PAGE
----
When I look back at the younger me who accepted her future-as-mother, I realize that I could never actually see it happening. The joy at learning of my pregnancy, the nine months passed, and the pain of giving birth always overwhelmed and terrified me more than ever inspiring desire. Even as a young girl, a bad stomachache or cramps would have me swearing up and down that I’d never ever want to birth a child. For a long time, as I finished college, and struggled to get on my feet both emotionally and financially, I thought of pregnancy as a worst case scenario. I thought all those years that my fear of pregnancy might be rooted in my being the product of an unplanned pregnancy—the pressure of being a single mother, and the internal conflict my child would feel, as I felt, overriding a desire I might have had otherwise but I recognize now—now that I’m done with graduate school, now that I have a loving partner to share my life with, and a career that I love—that my resistance to motherhood goes much deeper than a young girl’s fear of pain and the pressure of responsibility; it is rooted in something beyond the personal, that my resistance to compulsory motherhood is perhaps a political thing.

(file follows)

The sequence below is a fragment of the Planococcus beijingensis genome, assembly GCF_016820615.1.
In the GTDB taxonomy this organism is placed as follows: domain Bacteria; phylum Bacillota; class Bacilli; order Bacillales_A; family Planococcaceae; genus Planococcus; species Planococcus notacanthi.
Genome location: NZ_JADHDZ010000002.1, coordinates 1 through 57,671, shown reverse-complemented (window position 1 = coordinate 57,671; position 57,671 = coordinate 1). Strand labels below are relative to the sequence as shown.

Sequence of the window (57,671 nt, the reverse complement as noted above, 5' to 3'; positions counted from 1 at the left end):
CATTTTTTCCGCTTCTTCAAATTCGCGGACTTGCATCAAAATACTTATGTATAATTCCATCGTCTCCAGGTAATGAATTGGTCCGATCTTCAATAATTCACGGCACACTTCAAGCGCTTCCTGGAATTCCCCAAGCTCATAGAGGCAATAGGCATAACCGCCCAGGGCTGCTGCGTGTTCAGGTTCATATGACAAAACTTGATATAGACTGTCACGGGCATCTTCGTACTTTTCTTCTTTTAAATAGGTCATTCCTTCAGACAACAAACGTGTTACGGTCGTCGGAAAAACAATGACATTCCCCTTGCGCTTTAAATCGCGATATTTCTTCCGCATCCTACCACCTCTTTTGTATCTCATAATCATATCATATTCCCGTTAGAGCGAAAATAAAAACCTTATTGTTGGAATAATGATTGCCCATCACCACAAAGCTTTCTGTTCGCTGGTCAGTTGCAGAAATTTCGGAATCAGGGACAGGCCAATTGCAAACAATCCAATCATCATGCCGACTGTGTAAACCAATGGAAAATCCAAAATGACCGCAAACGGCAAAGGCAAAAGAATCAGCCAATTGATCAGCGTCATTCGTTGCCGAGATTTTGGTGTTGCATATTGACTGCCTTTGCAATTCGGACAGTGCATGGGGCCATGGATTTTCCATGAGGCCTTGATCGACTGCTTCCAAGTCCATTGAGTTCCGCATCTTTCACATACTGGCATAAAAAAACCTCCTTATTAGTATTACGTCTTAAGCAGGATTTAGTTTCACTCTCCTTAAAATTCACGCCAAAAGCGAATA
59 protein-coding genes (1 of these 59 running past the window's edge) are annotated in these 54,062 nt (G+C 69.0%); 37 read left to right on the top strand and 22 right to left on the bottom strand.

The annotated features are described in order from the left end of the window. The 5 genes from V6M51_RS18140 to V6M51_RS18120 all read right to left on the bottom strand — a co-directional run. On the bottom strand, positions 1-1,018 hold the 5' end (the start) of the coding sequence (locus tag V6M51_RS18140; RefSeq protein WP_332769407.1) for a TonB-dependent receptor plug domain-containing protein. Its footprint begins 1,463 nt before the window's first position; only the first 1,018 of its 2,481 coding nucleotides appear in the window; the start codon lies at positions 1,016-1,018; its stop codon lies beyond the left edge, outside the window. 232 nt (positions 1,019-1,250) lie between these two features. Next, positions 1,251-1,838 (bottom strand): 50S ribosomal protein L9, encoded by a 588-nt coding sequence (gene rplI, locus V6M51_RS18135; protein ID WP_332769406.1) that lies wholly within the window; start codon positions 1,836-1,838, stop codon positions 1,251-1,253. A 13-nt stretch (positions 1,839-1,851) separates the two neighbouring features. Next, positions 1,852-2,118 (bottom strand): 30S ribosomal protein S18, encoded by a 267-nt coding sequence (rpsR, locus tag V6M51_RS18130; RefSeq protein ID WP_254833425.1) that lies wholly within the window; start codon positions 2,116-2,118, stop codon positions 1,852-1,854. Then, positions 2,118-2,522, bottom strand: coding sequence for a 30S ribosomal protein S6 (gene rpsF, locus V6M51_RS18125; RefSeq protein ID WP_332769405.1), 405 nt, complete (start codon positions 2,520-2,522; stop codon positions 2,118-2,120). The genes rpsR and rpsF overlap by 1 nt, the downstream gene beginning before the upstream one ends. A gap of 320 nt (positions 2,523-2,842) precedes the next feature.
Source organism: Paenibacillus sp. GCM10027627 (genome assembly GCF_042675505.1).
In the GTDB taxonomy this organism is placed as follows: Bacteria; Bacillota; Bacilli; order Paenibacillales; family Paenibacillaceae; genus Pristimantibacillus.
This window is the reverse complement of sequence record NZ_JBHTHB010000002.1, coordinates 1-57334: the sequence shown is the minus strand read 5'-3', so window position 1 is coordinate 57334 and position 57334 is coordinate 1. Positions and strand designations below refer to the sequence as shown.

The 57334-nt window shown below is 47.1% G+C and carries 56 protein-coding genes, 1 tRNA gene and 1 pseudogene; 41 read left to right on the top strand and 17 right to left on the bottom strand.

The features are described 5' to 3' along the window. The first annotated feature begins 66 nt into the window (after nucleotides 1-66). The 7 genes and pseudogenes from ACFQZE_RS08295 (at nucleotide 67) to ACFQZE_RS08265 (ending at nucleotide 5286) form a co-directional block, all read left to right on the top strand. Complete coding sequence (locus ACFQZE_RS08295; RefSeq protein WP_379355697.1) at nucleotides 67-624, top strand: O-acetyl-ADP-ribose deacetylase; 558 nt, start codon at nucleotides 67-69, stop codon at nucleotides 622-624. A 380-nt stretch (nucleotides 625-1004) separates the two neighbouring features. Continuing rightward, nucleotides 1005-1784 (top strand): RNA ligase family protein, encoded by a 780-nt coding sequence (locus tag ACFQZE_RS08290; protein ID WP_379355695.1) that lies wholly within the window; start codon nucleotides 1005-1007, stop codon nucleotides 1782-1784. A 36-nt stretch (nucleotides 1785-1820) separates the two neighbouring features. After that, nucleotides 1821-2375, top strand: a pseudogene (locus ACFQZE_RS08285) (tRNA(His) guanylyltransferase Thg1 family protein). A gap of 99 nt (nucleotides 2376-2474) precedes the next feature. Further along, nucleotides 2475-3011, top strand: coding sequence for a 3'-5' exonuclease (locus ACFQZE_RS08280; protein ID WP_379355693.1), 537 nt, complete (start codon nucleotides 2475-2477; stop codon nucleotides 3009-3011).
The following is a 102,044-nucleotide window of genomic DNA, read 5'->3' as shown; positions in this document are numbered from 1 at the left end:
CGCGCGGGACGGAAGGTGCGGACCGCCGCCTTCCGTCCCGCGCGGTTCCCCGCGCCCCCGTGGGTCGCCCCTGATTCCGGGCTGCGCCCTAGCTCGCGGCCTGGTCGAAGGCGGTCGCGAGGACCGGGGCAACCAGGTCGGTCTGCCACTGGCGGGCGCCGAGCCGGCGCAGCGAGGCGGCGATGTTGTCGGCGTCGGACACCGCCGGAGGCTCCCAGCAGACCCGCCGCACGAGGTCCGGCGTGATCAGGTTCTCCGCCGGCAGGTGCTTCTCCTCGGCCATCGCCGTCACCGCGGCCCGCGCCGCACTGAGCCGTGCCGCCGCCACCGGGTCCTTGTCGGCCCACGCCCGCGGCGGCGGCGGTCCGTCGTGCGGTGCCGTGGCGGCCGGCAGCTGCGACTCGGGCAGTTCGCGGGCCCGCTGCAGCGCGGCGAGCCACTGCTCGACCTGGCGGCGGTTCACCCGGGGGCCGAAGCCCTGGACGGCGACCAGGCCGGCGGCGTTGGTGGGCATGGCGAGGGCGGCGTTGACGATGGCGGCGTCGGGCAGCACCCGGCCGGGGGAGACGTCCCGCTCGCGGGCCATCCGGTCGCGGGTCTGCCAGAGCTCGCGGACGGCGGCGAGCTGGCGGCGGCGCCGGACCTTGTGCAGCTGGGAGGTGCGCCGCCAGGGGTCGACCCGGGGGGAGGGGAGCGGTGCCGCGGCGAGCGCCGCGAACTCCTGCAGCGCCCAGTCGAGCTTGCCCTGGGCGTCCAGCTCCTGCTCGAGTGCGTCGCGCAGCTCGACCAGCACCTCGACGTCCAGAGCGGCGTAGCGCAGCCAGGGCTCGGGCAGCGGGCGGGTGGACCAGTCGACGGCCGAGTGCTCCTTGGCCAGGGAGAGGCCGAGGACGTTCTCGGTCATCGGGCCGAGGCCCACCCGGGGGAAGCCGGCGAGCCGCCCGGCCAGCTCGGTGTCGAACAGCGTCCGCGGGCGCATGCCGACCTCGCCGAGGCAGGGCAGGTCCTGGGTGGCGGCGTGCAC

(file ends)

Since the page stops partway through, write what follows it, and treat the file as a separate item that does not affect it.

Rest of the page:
Many of the women I graduated high school with live in the same suburban town we grew up in; they have been married a number of years already and have had multiple children. When I see their endless posts on Facebook, I have to admit I feel a bit queasy. I recognize that it is their own life to live, their own choice to have children, and while I know that it in no way affects me, and I admit that I quietly judge them. I am one of the few who got out, one of the few who graduated college, who ever lived on their own, or supported themselves financially. I have known a great many young women, my own age who once lauded radical feminist belief systems, true indie spirits at heart, and I have watched as over the years their resistance to the normative has shifted into an acceptance of it, a placation to it. I have seen this slow acceptance turn into a strange phenomena— that as these women marry and decide to have children, in our over-populated world—self-aware as they may be—somehow believe that their situations are different. I have seen a kind of “radical domesticity” from young mothers and non-mothers alike and I find it totally bizarre and fascinating at the same time. These women bake gluten free muffins, and pin vegan recipes, they knit booties and sweaters for their young ones, and invent formulas for environmentally friendly cleaning products. They pick and choose aspects of a radical, ecologically minded belief system, and yet they re-inscribe a stereotypical and domesticized gender role upon themselves—a kind of 1950’s redux—and I think in the end it is problematic.